Nitin Sawhney, Founder, iOrderFresh, an online grocery start-up focusing on fresh food, speaks to Progressive Grocer about the way he sees online grocery evolving in India and how his platform is geared to encourage consumers to use technology for grocery shopping
How was iOrderFresh conceived and what is unique about it?
The genesis of this business idea was simply the glaring supply chain gaps in the fresh food categories (especially fruits and vegetables). We knew that retail prices of fresh products have a 100 per cent markup on wholesale cost and probably 150-200 per cent markup on production cost. Still it is not a case of supernormal profits for either the wholesaler or the retailer. A major portion of this margin is eroded within the supply chain due to the perishable nature of the products. Hence, we saw an opportunity to plug the gaps in the supply chain by getting products from farm to kitchen in 12 hours, avoiding wastage and pilferage, which would allow us to make decent margins while offering a fair price to the end consumer. What makes iOrderFresh unique and a safe option is that we do not believe in night inventories and have only two delivery slots a day to ensure the freshest produce is being sent to consumers day after day.
What is the overall market size of the online grocery industry in India and what is its rate of growth?
It is one of the biggest consumer segments in the country currently valued at US$ 330 billion with expected market size of US$ 1 trillion by 2020.
In India, the online grocery market is evolving. What scope does it offer to you?
We feel that a revolution is in the making as far as shopping for fresh food and grocery online is concerned. It is a delicate supply chain and an extremely localised business. We believe that there will be multiple winners in this space and speciality retailers will find a ready audience for their offerings.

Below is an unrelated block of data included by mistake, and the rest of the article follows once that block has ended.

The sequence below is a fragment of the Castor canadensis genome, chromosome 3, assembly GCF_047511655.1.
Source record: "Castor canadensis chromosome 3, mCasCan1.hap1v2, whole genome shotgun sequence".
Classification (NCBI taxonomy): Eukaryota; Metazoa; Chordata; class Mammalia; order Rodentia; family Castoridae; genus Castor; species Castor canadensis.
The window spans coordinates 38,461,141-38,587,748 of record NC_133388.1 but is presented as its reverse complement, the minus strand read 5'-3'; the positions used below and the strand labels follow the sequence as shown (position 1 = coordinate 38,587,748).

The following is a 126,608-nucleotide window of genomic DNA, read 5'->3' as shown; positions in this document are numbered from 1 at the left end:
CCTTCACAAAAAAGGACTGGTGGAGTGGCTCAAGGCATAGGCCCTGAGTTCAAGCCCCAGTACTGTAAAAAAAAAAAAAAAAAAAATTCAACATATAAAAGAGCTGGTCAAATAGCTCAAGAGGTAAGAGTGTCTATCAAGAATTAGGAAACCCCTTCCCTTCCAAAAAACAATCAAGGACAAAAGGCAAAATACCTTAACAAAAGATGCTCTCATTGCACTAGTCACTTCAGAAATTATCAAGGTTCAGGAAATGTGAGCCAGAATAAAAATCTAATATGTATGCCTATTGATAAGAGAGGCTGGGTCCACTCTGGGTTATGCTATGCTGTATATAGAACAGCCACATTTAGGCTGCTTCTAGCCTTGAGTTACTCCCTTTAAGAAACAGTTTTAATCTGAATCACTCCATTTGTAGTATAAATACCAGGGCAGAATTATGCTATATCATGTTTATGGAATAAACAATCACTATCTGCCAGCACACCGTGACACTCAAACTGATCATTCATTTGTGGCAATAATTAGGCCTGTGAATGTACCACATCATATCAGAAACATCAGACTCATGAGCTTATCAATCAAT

Tell us about iOrderFresh’s current range of operations.
We offer over 12 categories and deliver across the length and breadth of Delhi-NCR. Our focus is fresh food and hard-to-find premium groceries and exclusive partnerships with iconic brands like Natural ice cream. We have added fresh cut flowers to our range of products and will be introducing fresh chakki flour soon (another first in the e-grocery space).
How many orders are you getting currently?
We serviced over 1,000 orders a day in September 2015 and are looking at a quarterly growth of 20- 25 per cent for the next 12 months.
What product assortments do you bring to the table?
In the fresh food category, our assortment includes fruits, vegetables, cow milk, meats, seafood, flowers, dairy items, bakery items, handmade chocolates, Natural ice cream. In the packaged catgeory, we sell grocery items, bakery, frozen foods, dry fruits, and beverages. We have a special assortment for organic products comprising grocery, milk and dairy products. We will be soon adding vegetables and fruits.
Tell us about your marketing and promotional strategies.
It’s primarily through social media and online mediums. We also undertake direct consumer interaction programmes in residential societies and office complexes. Our mainstream media campaign will be ready in the next quarter.
Technology is integral to modern retail, more so for e-commerce. How are you leveraging technology at iOrderFresh?
We are primarily a technology platform allowing consumers to find what they are
looking for with minimum effort. Technology has been the core of our organisation from the start and we have many industry-first features in our Mobile App i.e. user referral programme, providing credit limits to customers (like your neighbourhood kirana store), auto-ship orders for regular items like fresh milk, re-order using earlier shopping lists, etc.
Who are your competitors in the industry and what is your strategy to compete with them?
We see no other player trying to solve the problem of fresh food for our customers. So our main competition is ‘inertia’ on part of the customer to use technology to do grocery shopping. E-retail giants like Flipkart, Amazon, Snapdeal also offer grocery.
As a startup what are your key concerns with regard to a situation where almost everybody in the online space is now looking at the grocery market pie?
We have defined our market very clearly and are not trying to solve too many problems at once. We see our business model to be self-sustaining and one that promises positive unit economics.